I finally got around to exploring the mountains and waters Donnell Pond Public Lands for three days over this past Labor Day Weekend. This is the first combo canoeing/hiking adventure that I’ve taken in several years. My shoulders have just not been able to handle the paddling, but things worked out this time, due to the linted water travel involved.
This summer has been a bit of a bust in Maine due to the almost unrelenting humidity and heat, but now that September and cooler weather has rolled around, I am again interested in exploring the best of what Maine has to offer.
From the Natural Resources Council of Maine web site: “The Donnell Pond Public Reserved Land unit includes mountains, pristine lakes, and remote ponds all spread out over 14,000 acres in eastern Maine. There are sites for camping along the pond’s beaches, and great options for those who enjoy paddling. The land included in the unit has grown over the years to reach this expansive size with the help of different conservation groups and generous private landowners.”
For those of you who are not familiar with Maine’s Public Lands, they are an option to the State parks, and Acadia National Park. Permits are not required if you use established fire rings, and there are no fees for camping, where you are allowed up to 14 days at one campsite. Leave No Trace practices are encouraged.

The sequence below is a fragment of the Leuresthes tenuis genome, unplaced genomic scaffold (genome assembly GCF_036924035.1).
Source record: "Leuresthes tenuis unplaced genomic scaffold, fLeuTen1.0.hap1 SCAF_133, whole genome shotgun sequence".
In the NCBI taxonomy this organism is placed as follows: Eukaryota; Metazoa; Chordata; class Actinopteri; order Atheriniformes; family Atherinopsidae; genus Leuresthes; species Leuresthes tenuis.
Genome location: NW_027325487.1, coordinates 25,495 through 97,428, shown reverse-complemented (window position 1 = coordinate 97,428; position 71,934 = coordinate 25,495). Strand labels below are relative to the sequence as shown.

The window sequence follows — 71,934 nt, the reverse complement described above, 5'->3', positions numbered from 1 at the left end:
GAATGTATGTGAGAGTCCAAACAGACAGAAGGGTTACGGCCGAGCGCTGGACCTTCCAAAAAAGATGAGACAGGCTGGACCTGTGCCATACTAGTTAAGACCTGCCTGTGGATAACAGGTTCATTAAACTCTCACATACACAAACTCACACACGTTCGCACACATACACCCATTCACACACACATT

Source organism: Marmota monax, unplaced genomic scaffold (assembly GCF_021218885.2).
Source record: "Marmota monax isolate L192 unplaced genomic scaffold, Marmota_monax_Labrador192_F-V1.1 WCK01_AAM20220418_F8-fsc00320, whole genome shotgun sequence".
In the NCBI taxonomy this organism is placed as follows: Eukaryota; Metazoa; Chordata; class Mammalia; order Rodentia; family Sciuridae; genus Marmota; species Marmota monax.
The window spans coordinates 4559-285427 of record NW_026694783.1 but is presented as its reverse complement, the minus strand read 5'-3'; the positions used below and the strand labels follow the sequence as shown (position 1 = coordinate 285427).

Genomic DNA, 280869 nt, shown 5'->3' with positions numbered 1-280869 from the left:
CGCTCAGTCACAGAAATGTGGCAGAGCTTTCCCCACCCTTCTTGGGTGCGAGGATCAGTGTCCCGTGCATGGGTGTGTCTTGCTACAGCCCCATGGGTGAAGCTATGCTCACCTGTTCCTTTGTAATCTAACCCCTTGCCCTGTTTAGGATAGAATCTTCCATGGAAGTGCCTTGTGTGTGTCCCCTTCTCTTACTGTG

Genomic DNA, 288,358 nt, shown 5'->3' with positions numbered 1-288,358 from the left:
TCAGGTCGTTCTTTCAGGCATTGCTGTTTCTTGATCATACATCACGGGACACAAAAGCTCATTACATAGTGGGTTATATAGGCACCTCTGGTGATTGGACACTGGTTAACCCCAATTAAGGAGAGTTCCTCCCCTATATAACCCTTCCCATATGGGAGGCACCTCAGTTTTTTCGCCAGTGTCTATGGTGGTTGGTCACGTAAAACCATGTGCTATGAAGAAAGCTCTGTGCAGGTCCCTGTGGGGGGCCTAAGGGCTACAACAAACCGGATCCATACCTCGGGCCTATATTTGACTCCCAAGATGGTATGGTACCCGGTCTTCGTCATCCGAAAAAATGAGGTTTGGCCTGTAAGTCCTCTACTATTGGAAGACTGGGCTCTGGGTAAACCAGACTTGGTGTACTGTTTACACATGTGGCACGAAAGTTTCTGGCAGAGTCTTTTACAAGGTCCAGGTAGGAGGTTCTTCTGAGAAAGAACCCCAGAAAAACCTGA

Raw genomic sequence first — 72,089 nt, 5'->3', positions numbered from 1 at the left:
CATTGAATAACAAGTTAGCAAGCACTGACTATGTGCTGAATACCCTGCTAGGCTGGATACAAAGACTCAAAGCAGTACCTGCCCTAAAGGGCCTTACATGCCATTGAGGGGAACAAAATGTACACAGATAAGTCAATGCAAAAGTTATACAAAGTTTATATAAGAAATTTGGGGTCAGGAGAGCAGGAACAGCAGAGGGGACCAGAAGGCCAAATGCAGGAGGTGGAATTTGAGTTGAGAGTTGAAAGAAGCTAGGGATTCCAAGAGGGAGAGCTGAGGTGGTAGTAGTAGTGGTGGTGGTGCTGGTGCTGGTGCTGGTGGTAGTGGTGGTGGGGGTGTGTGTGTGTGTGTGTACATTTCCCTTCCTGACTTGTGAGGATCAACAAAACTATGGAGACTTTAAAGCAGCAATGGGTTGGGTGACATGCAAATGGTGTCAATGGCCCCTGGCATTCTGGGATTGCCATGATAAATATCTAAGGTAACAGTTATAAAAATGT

Here’s a overview of the DP area ( top of map), located some 12 miles east of Ellsworth:
A bit of history from the DP website: “No notable Native American archaeological findings have been discovered here. During the nineteenth century, attempts were made to extract gold, silver, and molybdenum from Catherine Mountain with little success. The logging that has long been part of the history in the area continues to this day. Recreation and leisure play prominently in the history of the area. For nearly two hundred years before the advent of refrigeration, ice from Tunk Lake was harvested during the winter and stored in sawdust-filled icehouses for eventual sale and distribution. A lakeside fish hatchery on Tunk Lake supplied small “fry” fish for sport fishing until the 1970’s. Wealthy vacationers established an estate on the south end of Tunk Lake in the 1920s. This estate would later end up in the hands of famed Antarctic explorer Admiral Richard E. Byrd and was a recognized historic landmark until it was destroyed by fire in the 1980s. The land conserved at the Donnell Pond Public Lands was assembled in phases with the assistance of numerous conservation partners-The Nature Conservancy, Maine Coast Heritage Trust, the Land for Maine’s Future Program (which helped to fund more than half the acreage acquired), the Frenchman Bay Conservancy, and private landowners deeply committed to conservation.”
Our campsite on Redmond Beach allowed us to put in a full 9 mile day that took in Caribou and then Black mountains via the Caribou Loop Trail.
Here’s a shot of our campsite. I’m in the tipi, and my hiking pal Guthook is in The One.
The next day, we awoke early in order to beat the wind and explored much of the North shore of Donnell Pond, checking out the shoreline for possible campsites for future trips.